New York Photo Review
from the NYPR Archives

Making Caribbean Dance by Susanna Sloat
The Genetic Wars by Barbara Confino
Soho Photo Gallery
Central Booking Magazine


Wanna See My Portfolio?
Don Burmeister
It’s Wonderful to be Alive, Mabou by Robert Frank. Source:
Robert Frank, "It’s Wonderful to be Alive, Mabou" 1971

Presenting portfolios put together by five of the leading photographers of the early 1970’s: Diane Arbus, Robert Frank, Lee Friedlander, Duane Michals, and Garry Winogrand, as well as a small portfolio of photographs by Robert Rauschenberg from some 20 years earlier, Pace/MacGill’s summer show could well be the most serious exhibition currently on view in New York.

These portfolios (except perhaps for Rauschenberg’s) were not meant to be dropped off at the front desks of galleries for review, as the title might infer; rather they were designed to be sold to institutions and wealthy collectors in a bulk sale at a time when few fine-art photographers could support themselves from the sales of individual prints alone. But the portfolios also offered creative opportunities. Much like the newly popular record albums of the time, they provided a small venue where the photographer could choose images and put them together in a defined context. This was long before images were routinely designated as parts of extended series and at a time when the publication of photography books was a long, expensive and rare process.

Untitled by Robert Rauschenberg. Source:
Robert Rauschenberg, "Untitled" 1952

To follow along on the LP analogy, three of the artists definitely were interested in putting together “Greatest Hits” portfolios. From Garry Winogrand we get the couple with two chimps in Central Park, that wardrobe malfunction at the Metropolitan Museum, the black bear’s jaws back at Central Park, as well as lots of young women on the street. Freidlander came though with top ten hits like the one with the TV set at the end of the bed in Galax Virginia, and, perhaps his greatest hit, the one with his own surprised shadow on the back of a woman’s fur coat in New York. Diane Arbus included a few of her chartbusters as well, The Jewish Giant in the Bronx, those twin girls with the different minds, and that patriotic young man in a straw hat.

It is always good to see these familiar images, especially in the old fashioned, small sizes shown here. But a deeper interest comes from the lesser-known images the photographers included. Winogrand and Friedlander produced their portfolios at the same time and the Pace/MacGill press materials indicate that Friedlander actually edited the images for his friend. Sure enough, there are only two images in Winogrand’s portfolio without people, those bear jaws, and an incongruously complex street in Dallas–a perfect ‘Friedlander’. Amidst the Friedlander pictures (aside from the back of the fur-coat lady’s head) there is only one with prominent people, a disjointed amalgam of heads at a New York cocktail party, the Friedlander ‘cover’ of a Winogrand theme.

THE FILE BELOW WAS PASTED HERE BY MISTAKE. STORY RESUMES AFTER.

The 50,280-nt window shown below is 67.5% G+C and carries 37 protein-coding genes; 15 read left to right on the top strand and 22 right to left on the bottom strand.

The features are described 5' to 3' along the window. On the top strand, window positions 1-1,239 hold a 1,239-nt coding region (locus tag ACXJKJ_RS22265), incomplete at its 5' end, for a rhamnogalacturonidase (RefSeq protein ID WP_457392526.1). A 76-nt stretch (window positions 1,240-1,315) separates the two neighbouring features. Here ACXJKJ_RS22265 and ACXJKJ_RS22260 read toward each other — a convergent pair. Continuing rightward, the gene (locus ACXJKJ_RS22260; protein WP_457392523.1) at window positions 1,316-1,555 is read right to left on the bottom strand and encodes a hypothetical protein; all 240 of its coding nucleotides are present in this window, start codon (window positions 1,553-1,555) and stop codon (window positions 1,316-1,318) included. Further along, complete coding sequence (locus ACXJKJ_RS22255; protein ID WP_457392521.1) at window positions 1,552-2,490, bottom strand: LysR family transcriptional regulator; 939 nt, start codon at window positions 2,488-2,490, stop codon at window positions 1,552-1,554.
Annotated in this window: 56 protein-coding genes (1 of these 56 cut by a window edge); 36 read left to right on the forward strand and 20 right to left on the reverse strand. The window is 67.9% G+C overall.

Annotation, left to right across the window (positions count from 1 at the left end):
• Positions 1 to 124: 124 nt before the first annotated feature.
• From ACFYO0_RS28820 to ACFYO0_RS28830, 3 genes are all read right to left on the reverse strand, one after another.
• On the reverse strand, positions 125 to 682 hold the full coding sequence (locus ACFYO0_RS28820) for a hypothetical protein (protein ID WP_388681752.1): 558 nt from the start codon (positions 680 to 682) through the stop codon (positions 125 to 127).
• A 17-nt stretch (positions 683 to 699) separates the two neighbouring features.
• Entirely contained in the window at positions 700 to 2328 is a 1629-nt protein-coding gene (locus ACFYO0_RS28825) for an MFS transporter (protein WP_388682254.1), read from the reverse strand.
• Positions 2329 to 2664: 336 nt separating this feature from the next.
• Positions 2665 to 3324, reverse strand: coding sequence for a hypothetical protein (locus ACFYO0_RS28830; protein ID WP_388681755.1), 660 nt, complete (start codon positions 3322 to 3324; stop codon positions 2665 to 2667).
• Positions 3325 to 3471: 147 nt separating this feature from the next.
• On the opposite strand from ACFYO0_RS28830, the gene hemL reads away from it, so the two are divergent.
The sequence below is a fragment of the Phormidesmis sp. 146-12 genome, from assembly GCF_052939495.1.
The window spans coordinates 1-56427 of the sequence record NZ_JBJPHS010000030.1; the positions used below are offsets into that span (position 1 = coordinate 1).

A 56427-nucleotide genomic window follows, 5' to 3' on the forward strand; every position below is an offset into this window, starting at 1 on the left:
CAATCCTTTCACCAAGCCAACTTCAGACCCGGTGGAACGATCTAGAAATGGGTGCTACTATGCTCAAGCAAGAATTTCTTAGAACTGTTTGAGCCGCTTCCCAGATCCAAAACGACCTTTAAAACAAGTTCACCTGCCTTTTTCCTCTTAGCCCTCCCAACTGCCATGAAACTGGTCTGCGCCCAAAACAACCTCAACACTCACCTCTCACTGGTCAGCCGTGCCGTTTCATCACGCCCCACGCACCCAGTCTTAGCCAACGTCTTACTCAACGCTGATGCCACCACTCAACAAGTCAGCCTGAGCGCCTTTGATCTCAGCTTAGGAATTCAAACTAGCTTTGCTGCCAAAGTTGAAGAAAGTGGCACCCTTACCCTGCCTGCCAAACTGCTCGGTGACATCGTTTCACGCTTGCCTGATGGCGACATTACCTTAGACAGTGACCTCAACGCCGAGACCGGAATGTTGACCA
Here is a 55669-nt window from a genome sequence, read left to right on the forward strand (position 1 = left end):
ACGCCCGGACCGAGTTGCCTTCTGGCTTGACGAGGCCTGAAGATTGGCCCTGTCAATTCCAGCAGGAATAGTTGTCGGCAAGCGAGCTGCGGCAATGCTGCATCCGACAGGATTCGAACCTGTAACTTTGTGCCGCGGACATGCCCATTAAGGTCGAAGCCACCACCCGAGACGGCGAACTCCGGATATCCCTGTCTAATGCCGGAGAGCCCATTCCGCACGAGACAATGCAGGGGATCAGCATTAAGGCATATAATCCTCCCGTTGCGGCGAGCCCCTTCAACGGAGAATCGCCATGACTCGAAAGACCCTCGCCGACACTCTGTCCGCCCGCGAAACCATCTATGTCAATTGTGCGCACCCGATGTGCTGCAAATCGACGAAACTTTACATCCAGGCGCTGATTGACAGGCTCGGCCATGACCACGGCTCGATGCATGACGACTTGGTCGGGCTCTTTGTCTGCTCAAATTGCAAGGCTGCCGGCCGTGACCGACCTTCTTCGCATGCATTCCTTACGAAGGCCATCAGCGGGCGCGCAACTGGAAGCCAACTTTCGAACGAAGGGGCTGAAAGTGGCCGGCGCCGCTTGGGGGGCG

Duane Michals and Robert Frank each took a different tack with their portfolios: the concept album. Duane Michals’ 1965 portfolio presages much of his later work. With only 5 images “A Visit with Magritte” is essentially a short photo story. He used double exposures of both Magritte and his wife, and of their home to strong effect. Although he does not employ text in this portfolio, the sequential nature of the imagery is implicit here and will be a cornerstone of his future work.

Robert Frank’s portfolio also came at a turning point for the artist. In Nova Scotia, using a ‘disposable’ camera with 16mm film that was sent off by mail to be printed, he used the prints he received to produce large collages with hand written text, letters, and clippings. The original collages are now in the Canadian National Gallery in Ottawa, but this portfolio contains hand-pulled lithographs of the originals. The prints, perhaps because of the unifying effect of the lithographic process, may be even more emotive than the originals. This set alone is worth the trip to the gallery.

The Rauschenberg portfolio is the outlier in the group, produced by the artist in the 1950’s before he turned to painting and assemblage. They offer quirky and intriguing looks onto a path not taken by the artist.

Despite its rather jokey title, this is a seriously interesting and intelligent show, both for its insights into the photographic past and its relevance to the photographic present.

Wanna See My Portfolio?

32 E 57th St. 9th Fl
Midtown         Map

212 759 7999

Thursday, July 14 to
Wednesday, August 24, 2011
Hours: Summer Hours: Mon-Thur, 9:30-5:30

The Genetic Wars by Barbara Confino
Making Caribbean Dance by Susanna Sloat
Central Booking Magazine
Soho Photo Gallery